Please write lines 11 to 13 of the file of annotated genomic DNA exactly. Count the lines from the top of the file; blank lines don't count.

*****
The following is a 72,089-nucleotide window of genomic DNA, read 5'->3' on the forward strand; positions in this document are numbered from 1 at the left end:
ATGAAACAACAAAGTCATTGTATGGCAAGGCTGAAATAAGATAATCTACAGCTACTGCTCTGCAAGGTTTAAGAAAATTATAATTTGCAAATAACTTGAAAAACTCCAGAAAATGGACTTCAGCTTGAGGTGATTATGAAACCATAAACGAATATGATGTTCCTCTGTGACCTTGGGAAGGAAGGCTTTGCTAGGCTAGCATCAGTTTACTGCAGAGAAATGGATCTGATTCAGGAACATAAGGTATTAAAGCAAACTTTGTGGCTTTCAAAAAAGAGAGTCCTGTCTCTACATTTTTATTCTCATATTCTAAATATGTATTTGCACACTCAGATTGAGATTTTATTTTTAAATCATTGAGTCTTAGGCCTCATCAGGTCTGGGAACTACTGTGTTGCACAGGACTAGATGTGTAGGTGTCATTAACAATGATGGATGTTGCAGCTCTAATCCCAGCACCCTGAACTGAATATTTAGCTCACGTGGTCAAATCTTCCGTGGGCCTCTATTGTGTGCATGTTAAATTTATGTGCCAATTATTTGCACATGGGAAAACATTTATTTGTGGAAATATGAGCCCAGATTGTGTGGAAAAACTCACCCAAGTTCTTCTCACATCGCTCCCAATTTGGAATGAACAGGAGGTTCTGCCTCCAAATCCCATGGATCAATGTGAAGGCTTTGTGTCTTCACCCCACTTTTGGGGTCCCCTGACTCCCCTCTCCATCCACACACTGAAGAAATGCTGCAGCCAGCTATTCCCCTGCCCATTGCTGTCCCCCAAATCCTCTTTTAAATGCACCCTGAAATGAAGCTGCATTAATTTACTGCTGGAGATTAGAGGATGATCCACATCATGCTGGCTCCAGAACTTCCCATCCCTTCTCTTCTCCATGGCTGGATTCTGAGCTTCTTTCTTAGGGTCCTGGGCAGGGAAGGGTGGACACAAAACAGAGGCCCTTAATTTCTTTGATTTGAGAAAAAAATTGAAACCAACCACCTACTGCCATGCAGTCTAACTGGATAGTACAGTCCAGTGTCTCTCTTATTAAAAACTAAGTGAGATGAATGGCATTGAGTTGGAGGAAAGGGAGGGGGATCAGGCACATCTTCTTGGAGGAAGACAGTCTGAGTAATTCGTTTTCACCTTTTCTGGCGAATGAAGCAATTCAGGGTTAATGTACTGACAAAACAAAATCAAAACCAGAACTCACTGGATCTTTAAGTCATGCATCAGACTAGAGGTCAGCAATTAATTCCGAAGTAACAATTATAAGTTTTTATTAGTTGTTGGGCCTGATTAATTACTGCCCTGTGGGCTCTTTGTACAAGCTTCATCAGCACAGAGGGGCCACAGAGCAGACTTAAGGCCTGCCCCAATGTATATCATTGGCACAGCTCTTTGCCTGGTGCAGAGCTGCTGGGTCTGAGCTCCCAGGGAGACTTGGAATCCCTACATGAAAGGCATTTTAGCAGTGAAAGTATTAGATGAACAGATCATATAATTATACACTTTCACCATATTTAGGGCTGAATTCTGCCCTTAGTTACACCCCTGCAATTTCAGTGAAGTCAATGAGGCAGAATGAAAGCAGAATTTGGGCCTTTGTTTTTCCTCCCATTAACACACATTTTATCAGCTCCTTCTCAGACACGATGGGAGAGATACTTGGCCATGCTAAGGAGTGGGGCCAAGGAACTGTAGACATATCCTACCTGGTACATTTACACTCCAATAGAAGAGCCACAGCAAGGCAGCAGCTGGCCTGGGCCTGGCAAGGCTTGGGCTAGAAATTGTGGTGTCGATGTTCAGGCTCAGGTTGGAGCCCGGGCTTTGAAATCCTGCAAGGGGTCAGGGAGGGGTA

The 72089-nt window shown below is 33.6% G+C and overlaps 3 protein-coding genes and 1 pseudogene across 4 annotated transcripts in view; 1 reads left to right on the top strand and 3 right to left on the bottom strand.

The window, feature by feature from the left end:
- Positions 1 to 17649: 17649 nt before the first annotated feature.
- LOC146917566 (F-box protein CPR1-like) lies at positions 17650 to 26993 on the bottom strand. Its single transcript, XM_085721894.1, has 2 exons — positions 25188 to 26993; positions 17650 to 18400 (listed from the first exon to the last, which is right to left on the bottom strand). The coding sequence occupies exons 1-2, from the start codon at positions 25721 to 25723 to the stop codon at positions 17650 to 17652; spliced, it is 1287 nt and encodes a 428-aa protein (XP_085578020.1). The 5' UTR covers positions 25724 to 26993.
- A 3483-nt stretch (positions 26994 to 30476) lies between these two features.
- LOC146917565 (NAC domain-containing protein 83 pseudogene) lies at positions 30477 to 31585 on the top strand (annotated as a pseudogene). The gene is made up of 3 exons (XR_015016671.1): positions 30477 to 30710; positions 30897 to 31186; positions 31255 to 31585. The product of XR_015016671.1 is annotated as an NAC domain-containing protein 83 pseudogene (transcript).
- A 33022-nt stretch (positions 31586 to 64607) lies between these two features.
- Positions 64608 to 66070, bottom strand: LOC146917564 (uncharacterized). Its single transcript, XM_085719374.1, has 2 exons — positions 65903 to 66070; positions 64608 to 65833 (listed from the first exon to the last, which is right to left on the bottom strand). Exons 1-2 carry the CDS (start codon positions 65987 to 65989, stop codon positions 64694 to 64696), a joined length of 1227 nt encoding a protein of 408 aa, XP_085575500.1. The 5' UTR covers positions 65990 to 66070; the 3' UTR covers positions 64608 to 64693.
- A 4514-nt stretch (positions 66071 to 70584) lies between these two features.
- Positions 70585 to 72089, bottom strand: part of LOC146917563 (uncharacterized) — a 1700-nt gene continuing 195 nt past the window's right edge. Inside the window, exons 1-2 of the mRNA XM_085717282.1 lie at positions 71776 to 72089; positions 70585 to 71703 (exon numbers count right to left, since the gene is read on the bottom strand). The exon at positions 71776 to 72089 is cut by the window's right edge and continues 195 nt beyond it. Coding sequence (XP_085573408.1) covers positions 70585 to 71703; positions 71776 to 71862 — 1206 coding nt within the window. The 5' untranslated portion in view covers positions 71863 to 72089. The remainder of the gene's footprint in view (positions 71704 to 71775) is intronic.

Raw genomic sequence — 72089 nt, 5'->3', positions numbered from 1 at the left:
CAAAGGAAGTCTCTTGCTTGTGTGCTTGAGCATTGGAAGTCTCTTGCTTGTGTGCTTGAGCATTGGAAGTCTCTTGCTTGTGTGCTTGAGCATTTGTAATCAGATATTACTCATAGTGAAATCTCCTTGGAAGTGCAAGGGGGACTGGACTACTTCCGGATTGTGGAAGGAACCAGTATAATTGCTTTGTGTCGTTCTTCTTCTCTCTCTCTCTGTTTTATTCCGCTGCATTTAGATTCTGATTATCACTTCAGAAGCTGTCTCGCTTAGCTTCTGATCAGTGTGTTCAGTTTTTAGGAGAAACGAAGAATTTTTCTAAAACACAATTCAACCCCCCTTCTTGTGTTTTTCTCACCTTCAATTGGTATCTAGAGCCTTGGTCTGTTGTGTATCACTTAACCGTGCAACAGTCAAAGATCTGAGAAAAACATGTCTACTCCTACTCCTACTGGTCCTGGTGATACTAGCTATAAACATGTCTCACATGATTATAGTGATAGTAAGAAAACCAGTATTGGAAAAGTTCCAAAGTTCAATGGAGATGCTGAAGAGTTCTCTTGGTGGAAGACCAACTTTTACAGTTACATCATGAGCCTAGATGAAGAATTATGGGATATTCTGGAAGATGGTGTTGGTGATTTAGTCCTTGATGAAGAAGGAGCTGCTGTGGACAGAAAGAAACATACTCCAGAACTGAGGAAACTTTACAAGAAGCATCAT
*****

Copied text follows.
- A 4514-nt stretch (positions 66071 to 70584) lies between these two features.
- Positions 70585 to 72089, bottom strand: part of LOC146917563 (uncharacterized) — a 1700-nt gene continuing 195 nt past the window's right edge. Inside the window, exons 1-2 of the mRNA XM_085717282.1 lie at positions 71776 to 72089; positions 70585 to 71703 (exon numbers count right to left, since the gene is read on the bottom strand). The exon at positions 71776 to 72089 is cut by the window's right edge and continues 195 nt beyond it. Coding sequence (XP_085573408.1) covers positions 70585 to 71703; positions 71776 to 71862 — 1206 coding nt within the window. The 5' untranslated portion in view covers positions 71863 to 72089. The remainder of the gene's footprint in view (positions 71704 to 71775) is intronic.

Raw genomic sequence — 72089 nt, 5'->3', positions numbered from 1 at the left: